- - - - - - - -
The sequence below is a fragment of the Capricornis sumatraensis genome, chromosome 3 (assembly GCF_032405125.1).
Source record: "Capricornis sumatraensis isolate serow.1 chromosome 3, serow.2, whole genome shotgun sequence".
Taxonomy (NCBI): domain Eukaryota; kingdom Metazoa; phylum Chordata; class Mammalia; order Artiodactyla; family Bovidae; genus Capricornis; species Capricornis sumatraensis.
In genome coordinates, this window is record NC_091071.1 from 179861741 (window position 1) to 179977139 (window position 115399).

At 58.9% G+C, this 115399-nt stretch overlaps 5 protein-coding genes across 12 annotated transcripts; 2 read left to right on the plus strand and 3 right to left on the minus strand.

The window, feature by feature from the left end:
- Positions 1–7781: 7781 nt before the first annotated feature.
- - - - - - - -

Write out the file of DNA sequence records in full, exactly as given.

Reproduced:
The sequence below is a fragment of the Capricornis sumatraensis genome, chromosome 3 (assembly GCF_032405125.1).
Source record: "Capricornis sumatraensis isolate serow.1 chromosome 3, serow.2, whole genome shotgun sequence".
Taxonomy (NCBI): domain Eukaryota; kingdom Metazoa; phylum Chordata; class Mammalia; order Artiodactyla; family Bovidae; genus Capricornis; species Capricornis sumatraensis.
In genome coordinates, this window is record NC_091071.1 from 179861741 (window position 1) to 179977139 (window position 115399).

At 58.9% G+C, this 115399-nt stretch overlaps 5 protein-coding genes across 12 annotated transcripts; 2 read left to right on the plus strand and 3 right to left on the minus strand.

The window, feature by feature from the left end:
- Positions 1–7781: 7781 nt before the first annotated feature.